Storytelling has been a part of society since the dawn of humanity. It is the creative showcasing of ideas to shape public opinion and to evoke passion and contemplation.
Artistic production – including folk theatre – was a component of early civilisations, including Greek, Roman, and Vedic cultures. The enactments were a means for producers of the works to express a social commentary under the guise of entertainment.
Fast-forward to modern times and the notion of visual production including performance arts has evolved into live multimedia stage acts, digital broadcasts and webcasts, motion pictures, short films and documentaries. Like their predecessors of old, many producers today use their mediums to embed messages and shape social attitudes.
Changing public perceptions
Malik Gillani, co-founder of Silk Road Rising, a non-profit performing arts organisation in the Chicago area, shares an excitement for creative engagement with his audiences. “When patrons tell me after viewing one of our productions that they have a better sense of Asian and Middle Eastern communities,” he says, “I feel a sense of accomplishment in our works.”
Gillani and his partner, Jamil Khoury, founded Silk Road Rising as a response to negative reactions and stereotyping of Muslims after 9/11. Their initiative lends a stage to aspiring Asian and Middle Eastern artists of different backgrounds, and has received accolades within the independent performing arts community in the United States.
“I firmly believe that we must speak the language of the arts if we are to help the mainstream community see us as true Americans and not as outsiders who are here to cause trouble,” he says.
Gillani sees his work as a form of seva (selfless service) aimed at correcting misunderstandings about Islam in the West. “The work I do is hugely influenced by Mawlana Hazar Imam's guidance that we should do our best to explain ourselves so that others do not have a misguided view of who we are,” he explains.
Keeping the story alive
When Faridoun Hemani left his Vancouver home to cover the assassination of former Egyptian President Anwar Sadat in Cairo in 1981, he expected to return a few months later. The Arab world was undergoing rapid geopolitical changes, and Hemani arrived in the midst of a shifting world order on the Arabian peninsula.
Instead of returning to Canada, he found himself at the front lines of Middle Eastern political and war reporting for the next two decades. Hemani's reports were among the many voices broadcasting vivid images and stirring stories to Western audiences half way around the world. Among his most memorable experiences was the war in the former Yugoslavia, where he covered “atrocity and war crimes which needed to be told to a world that pretended that everything was okay.”
Hemani's far-reaching investigative news reports provided a means “to keep the Yugoslavia story alive to ensure that the cries of those who couldn't otherwise be heard would remind world leaders of a call to action.” While he recounts vividly an adventurous life involving some high risk situations, his current focus has shifted to a different area of production.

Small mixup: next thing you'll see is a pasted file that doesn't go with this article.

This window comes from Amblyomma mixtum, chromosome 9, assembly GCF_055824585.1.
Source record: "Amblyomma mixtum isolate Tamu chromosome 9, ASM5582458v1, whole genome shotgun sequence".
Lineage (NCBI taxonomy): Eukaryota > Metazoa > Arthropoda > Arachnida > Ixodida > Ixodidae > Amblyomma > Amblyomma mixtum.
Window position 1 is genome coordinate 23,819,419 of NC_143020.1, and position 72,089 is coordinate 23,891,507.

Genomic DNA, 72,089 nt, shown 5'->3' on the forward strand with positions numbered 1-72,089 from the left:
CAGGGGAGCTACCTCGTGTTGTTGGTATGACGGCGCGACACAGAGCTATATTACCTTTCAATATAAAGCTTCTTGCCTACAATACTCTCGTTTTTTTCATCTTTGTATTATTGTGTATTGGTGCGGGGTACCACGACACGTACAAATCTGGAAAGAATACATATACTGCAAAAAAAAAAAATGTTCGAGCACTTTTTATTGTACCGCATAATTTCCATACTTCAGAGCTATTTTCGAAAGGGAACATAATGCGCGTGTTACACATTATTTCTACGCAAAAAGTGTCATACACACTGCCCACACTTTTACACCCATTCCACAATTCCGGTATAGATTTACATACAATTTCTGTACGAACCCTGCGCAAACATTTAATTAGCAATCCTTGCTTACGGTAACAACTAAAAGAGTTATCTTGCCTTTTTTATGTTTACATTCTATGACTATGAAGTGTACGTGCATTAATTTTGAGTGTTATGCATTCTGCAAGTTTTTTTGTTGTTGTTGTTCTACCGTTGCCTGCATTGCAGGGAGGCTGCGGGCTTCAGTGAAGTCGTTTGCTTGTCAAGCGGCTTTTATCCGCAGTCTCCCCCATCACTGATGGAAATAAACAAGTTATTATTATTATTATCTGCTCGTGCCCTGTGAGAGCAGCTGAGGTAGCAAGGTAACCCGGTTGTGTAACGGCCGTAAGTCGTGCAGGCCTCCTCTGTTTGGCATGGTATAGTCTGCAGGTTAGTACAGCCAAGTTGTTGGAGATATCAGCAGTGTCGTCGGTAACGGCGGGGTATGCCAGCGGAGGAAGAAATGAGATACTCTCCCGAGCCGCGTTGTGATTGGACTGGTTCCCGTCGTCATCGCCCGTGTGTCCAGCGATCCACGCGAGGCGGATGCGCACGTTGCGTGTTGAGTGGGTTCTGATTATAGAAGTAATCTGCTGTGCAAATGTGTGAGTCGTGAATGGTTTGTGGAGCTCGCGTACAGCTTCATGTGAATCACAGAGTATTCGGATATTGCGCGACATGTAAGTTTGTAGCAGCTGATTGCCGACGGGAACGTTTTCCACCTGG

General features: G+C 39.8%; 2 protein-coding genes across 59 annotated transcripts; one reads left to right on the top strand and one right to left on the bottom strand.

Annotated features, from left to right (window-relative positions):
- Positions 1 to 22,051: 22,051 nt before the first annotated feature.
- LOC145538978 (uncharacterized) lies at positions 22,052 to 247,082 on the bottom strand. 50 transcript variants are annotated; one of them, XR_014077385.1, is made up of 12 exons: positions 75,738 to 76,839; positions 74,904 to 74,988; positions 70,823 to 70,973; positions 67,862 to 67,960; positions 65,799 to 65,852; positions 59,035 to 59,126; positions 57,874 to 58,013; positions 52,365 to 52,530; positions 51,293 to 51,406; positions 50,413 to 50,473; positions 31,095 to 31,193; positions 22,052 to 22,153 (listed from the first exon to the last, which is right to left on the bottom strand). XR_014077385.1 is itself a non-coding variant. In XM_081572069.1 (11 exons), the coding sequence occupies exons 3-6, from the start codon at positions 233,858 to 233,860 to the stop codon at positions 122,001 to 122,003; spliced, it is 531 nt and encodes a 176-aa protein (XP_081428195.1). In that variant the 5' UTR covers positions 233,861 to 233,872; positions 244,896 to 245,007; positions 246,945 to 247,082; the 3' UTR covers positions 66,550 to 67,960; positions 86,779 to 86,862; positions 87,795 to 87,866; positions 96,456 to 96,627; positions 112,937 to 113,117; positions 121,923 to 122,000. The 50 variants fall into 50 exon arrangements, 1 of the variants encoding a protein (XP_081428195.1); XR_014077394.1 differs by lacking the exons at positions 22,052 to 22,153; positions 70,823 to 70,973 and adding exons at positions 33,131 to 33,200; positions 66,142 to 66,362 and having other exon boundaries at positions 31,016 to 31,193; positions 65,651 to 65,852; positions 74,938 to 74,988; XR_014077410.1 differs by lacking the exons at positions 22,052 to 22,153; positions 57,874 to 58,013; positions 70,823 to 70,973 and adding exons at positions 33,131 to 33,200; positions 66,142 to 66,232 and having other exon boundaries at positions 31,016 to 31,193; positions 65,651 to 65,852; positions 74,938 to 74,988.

As the executive director of Linx Productions, Hemani now works closely with aid organisations and their partners to produce socially relevant documentaries. For example, they recently produced a documentary series for the British Broadcasting Corporation (BBC) that takes a serious look at the issue of human trafficking.
With a background in anthropology, Aleem Karmali has a keen interest in the social relationships of distinct societies. Having visited Ismaili leaders in the mountainous regions of Tajikistan, aboriginal elders in Alberta, and female Muslim rap artists in the United Kingdom, Karmali gained a deep appreciation for the resilience of minorities in society. He set out to film their stories through documentaries – a medium he sees as a safeguard of their histories, which might otherwise be forgotten.
In 2009, as part of his academic dissertation, Karmali produced a documentary about the generational transmission of Ismaili traditions and beliefs in Tajikistan during the Soviet era. He feels a strong connection between his ethical values and film production.
“Telling someone else's story carries a huge responsibility to represent it accurately,” he says, but adds that other considerations must also be factored in, such as striking a balance between disclosure and the security of the people he is filming. “At times I've needed to draw on the ethics of my faith to make some tough decisions.”
Whether through a carefully scripted theatre production or the raw footage of a documentary, Ismaili producers are among those shaping popular discourse by exploring socially relevant topics. They are also inviting audiences to broaden their understanding and raise their voices on matters that they see as important. They continue in the way of an important human legacy that is sure to produce some fascinating works in the years ahead.